essentially, the sports science shows that there is an underlying math beneath the acceleration and velocity equation. the typical track & field school of thought conceptualizes sprinting in terms of acceleration and maximum velocity based on stride length and stride turnover, and hence sees running as a function of units of distance and time.

the sports science, however, points to variables underlying these facts: force and force per unit time. these are variables familiar to athletes in other sports like cycling, where there tends to be a obsession with power generation in units of watts.

my caveat is that this approach to running science is not the same for sprinters and distance runners. while useful for sprinting, there needs to be some caution translating it to distance running. i think there is another perspective involving other underlying variables that need to be recognized: energy and energy efficiency.

for sprint running, energy is relevant only to the extent that an athlete can apply more of it in less time. given that the sprinters lining up for a given race all have comparable reserves of energy, the issue is to expend as much energy into running in as little time as possible. this means that for sprinters (especially in the penultimate championship round, when they're going for the gold medal, records, and glory without regard for having to race again later) there is little concern for how much energy is utilized--in fact, the more energy is consumed the better (i.e., for the championship round, it's time to leave everything on the track).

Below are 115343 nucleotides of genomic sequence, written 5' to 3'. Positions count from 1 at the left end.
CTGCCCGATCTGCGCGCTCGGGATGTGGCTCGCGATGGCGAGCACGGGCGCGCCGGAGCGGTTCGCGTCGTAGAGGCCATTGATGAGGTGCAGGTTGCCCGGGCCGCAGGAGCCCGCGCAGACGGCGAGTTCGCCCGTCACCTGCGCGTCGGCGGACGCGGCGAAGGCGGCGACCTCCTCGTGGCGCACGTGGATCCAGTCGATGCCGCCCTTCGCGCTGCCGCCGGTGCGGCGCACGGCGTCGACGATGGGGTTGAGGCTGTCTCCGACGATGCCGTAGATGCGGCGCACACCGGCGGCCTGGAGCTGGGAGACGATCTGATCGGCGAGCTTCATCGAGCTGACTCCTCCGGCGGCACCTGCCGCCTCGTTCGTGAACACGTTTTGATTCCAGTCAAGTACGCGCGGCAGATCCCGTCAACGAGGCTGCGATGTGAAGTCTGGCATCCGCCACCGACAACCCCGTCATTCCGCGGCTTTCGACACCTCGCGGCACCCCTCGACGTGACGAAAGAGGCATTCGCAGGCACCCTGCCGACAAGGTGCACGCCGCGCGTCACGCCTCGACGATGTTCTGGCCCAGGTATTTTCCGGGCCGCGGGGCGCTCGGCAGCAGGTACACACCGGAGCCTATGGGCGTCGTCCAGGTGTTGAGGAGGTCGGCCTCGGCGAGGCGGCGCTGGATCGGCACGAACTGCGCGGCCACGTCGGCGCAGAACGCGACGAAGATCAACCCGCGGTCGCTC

for distance running, particularly endurance running, the situation is different. each athlete starts a race with a finite amount of energy. this reserve depends on the athlete and to a degree can be supplemented by race nutrition. given the distances involved, however, there is an issue of how much energy there is available to complete the race. as a result, there is a greater concern relative to sprinters for how much energy is being expended and at what rate it is being utilized (i.e., the energy reserve needs to last all the way through the race).